[Humanist] 28.544 events: symposium at Kansas State; curators' course in London
Humanist Discussion Group
willard.mccarty at mccarty.org.uk
Sat Dec 6 09:57:51 CET 2014
Humanist Discussion Group, Vol. 28, No. 544.
Department of Digital Humanities, King's College London
Submit to: humanist at lists.digitalhumanities.org
 From: Casey Hoeve <achoeve at ksu.edu> (33)
Subject: Call for Papers: Digital Humanities Symposium at Kansas
 From: Beryl Graham <beryl.graham at sunderland.ac.uk> (22)
Subject: Curators' Professional Development short course, London Feb
Date: Fri, 5 Dec 2014 22:19:04 +0000
From: Casey Hoeve <achoeve at ksu.edu>
Subject: Call for Papers: Digital Humanities Symposium at Kansas State University
Kansas State University invites submission of abstracts for our inaugural symposium, Exploring the Digital Medium: Cross Disciplinary Collaboration in the Digital Humanities. This symposium seeks to examine the interdisciplinary nature of digital humanities scholarship, including the involvement of arts, sciences, and social sciences.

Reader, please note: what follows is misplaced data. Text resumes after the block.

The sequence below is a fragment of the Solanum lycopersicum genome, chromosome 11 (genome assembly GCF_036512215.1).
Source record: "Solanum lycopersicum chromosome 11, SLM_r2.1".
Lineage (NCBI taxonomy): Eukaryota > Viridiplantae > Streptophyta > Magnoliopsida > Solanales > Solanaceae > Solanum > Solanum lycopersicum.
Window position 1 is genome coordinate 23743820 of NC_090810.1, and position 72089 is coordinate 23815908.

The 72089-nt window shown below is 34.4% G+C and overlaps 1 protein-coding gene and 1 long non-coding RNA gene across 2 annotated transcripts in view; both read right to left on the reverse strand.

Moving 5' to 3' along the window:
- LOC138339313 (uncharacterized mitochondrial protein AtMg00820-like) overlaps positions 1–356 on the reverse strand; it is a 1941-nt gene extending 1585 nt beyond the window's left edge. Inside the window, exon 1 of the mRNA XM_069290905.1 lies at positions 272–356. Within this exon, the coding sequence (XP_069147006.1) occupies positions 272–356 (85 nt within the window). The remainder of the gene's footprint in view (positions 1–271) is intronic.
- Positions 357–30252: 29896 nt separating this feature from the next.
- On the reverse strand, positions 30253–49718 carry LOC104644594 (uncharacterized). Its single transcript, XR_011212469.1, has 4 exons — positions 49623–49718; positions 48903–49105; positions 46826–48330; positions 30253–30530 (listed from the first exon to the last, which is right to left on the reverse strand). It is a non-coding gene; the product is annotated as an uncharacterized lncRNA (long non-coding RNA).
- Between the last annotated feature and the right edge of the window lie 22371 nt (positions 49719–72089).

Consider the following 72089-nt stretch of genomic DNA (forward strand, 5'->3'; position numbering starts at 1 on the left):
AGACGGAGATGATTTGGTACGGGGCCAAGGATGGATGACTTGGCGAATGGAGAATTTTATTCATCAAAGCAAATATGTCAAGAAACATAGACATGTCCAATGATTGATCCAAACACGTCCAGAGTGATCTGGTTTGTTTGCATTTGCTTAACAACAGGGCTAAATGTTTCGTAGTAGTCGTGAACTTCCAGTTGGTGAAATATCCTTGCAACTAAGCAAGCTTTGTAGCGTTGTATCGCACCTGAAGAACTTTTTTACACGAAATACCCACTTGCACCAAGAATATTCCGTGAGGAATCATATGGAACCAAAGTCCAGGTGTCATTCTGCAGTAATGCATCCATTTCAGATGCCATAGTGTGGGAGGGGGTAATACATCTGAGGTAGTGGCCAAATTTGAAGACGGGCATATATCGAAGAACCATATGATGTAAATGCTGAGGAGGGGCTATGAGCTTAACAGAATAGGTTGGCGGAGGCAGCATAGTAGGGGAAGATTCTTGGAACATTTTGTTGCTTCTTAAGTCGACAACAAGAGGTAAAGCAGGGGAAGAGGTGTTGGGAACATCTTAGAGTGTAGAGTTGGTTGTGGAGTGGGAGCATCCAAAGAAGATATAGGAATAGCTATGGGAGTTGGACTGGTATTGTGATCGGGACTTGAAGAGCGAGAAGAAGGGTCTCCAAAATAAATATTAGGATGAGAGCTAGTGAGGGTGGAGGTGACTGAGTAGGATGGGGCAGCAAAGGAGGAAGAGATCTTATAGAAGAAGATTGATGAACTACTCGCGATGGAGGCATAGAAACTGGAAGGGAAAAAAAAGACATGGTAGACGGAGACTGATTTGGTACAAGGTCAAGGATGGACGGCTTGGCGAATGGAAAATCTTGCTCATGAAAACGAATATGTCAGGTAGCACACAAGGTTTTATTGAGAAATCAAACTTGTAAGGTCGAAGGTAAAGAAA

Topics may include but are not limited to:
· Digital research in Humanities disciplines like Literature, History, Linguistics, Philosophy, Modern Languages, and Cultural/Ethnic/Women’s Studies
· Digital Humanities Pedagogy, or dissemination of DH theories and practices
· Visualization, analysis, and computational representations of humanities content
· Sustainability of digital projects and information lifecycles, esp. for humanist topics
· Public humanities in digital environments
· Humanities computing and data curation
· Humanist concerns in Digital Arts, Architecture, and Design
· Digital Performing arts (music and theatre)
· Collaborative partnerships for digital work between humanities and/or social sciences and the sciences
Abstract or submission topics will be divided into the following categories:
· Paper/Presentation (15-20 minutes)
· Abstract length: 250-500 words
· Pecha Kucha (15-20 slides shown for 20 seconds each; 5 - 6:40 minutes)
· Abstract length: 250-500 words
· Poster Presentations
· Abstract: 250-500 words
We encourage both scholars, undergraduate, and graduate students to submit abstracts for Pecha Kucha and poster presentations.
Deadline for all abstracts: 16 Jan 2015.
Please submit abstracts to dhcenter at ksu.edu<mailto:dhcenter at ksu.edu>. Please include your name and, where applicable, institutional affiliations.
*If interested, presenters may choose (optional, not required) to have their posters, slides, or papers published in the symposium proceedings, published open access via K-State’s New Prairie Press. These documents will be made publicly available on the conference website.